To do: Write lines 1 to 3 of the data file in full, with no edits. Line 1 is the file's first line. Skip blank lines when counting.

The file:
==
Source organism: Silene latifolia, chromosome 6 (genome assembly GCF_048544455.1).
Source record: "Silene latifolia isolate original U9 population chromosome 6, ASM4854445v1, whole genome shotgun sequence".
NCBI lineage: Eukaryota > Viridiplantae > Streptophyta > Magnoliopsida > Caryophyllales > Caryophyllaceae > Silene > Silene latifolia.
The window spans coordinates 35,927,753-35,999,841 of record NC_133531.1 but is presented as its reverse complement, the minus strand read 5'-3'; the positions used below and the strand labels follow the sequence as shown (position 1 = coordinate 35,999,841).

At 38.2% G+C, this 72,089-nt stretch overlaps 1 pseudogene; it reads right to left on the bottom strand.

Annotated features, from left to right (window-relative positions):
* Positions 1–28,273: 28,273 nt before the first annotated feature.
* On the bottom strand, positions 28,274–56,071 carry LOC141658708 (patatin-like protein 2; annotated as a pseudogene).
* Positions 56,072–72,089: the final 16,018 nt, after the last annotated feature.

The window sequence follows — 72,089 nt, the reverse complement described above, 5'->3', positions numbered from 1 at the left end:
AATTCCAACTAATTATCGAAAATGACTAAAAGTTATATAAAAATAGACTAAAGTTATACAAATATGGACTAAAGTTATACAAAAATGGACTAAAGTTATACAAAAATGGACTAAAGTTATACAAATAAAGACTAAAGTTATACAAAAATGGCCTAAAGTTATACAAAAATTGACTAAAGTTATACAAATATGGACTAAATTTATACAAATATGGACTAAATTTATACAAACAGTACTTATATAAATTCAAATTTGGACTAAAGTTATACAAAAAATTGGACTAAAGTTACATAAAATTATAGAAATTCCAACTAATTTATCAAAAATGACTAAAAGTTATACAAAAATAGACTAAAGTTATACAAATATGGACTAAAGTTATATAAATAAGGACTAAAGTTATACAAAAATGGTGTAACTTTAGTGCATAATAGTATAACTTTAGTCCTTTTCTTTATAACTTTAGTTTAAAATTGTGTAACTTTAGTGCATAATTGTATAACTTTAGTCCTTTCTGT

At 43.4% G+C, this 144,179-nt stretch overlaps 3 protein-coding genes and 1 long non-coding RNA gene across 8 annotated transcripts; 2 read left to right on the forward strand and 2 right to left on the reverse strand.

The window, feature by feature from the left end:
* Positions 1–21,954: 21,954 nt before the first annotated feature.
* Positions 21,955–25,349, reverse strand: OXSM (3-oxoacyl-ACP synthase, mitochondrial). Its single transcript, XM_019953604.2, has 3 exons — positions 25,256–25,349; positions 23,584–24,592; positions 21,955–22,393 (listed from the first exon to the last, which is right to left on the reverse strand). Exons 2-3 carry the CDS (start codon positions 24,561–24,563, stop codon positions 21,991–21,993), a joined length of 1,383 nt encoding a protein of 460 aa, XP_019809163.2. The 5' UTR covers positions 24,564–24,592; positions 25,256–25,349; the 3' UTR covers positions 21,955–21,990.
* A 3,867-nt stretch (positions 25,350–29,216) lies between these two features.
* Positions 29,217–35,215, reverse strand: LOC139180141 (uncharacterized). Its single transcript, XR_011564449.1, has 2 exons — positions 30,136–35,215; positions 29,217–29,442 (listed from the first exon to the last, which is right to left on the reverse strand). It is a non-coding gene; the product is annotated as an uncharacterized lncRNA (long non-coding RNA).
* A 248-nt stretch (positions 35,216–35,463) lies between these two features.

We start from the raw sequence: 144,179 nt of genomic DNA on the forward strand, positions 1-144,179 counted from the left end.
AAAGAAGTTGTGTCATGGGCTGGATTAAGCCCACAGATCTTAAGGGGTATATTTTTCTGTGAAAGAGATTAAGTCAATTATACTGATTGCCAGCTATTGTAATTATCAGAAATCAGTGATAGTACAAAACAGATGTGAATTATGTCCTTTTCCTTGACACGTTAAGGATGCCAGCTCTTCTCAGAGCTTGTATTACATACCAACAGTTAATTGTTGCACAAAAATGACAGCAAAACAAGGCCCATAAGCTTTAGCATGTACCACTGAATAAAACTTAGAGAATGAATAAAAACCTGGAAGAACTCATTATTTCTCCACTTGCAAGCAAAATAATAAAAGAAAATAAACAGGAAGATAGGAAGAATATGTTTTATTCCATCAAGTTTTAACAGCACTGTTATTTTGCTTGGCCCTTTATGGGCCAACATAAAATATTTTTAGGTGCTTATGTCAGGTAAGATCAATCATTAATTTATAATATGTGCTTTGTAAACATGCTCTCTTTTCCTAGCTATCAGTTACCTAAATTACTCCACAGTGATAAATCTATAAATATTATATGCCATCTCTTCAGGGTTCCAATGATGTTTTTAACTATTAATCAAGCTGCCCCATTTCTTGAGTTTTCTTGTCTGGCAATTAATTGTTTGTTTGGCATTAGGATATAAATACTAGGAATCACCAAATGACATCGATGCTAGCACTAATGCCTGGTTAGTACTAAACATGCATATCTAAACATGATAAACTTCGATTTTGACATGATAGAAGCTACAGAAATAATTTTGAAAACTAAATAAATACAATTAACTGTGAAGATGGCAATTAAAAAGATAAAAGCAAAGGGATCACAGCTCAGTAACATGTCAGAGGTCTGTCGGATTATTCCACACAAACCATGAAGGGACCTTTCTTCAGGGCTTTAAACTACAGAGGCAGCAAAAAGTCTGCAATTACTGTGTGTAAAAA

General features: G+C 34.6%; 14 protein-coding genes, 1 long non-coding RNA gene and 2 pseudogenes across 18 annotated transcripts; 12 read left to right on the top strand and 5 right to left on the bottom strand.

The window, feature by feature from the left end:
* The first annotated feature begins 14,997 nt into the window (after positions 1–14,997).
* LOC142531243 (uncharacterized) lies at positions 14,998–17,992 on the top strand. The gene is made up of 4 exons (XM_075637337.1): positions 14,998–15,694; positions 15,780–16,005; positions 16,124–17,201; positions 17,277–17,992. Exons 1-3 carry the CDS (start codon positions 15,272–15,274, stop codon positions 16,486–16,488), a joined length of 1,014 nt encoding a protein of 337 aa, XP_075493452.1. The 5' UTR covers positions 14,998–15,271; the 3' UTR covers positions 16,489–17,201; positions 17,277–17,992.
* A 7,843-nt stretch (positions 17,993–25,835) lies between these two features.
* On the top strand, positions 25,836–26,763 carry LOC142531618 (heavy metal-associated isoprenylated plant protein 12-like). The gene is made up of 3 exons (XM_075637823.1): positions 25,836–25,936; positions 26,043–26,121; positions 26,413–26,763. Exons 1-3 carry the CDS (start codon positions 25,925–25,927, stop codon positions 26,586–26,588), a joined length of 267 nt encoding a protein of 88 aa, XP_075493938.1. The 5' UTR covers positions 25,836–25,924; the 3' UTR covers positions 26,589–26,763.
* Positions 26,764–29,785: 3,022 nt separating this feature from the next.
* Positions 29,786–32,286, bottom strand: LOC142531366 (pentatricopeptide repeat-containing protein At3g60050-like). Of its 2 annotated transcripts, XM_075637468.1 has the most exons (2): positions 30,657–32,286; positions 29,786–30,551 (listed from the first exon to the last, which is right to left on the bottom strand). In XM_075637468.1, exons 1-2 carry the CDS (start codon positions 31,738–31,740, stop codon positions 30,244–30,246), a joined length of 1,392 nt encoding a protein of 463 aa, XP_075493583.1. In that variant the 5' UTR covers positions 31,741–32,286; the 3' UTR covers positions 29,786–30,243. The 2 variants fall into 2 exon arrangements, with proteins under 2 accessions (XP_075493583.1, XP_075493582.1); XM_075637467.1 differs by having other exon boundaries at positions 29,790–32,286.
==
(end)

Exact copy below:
Source organism: Silene latifolia, chromosome 6 (genome assembly GCF_048544455.1).
Source record: "Silene latifolia isolate original U9 population chromosome 6, ASM4854445v1, whole genome shotgun sequence".
NCBI lineage: Eukaryota > Viridiplantae > Streptophyta > Magnoliopsida > Caryophyllales > Caryophyllaceae > Silene > Silene latifolia.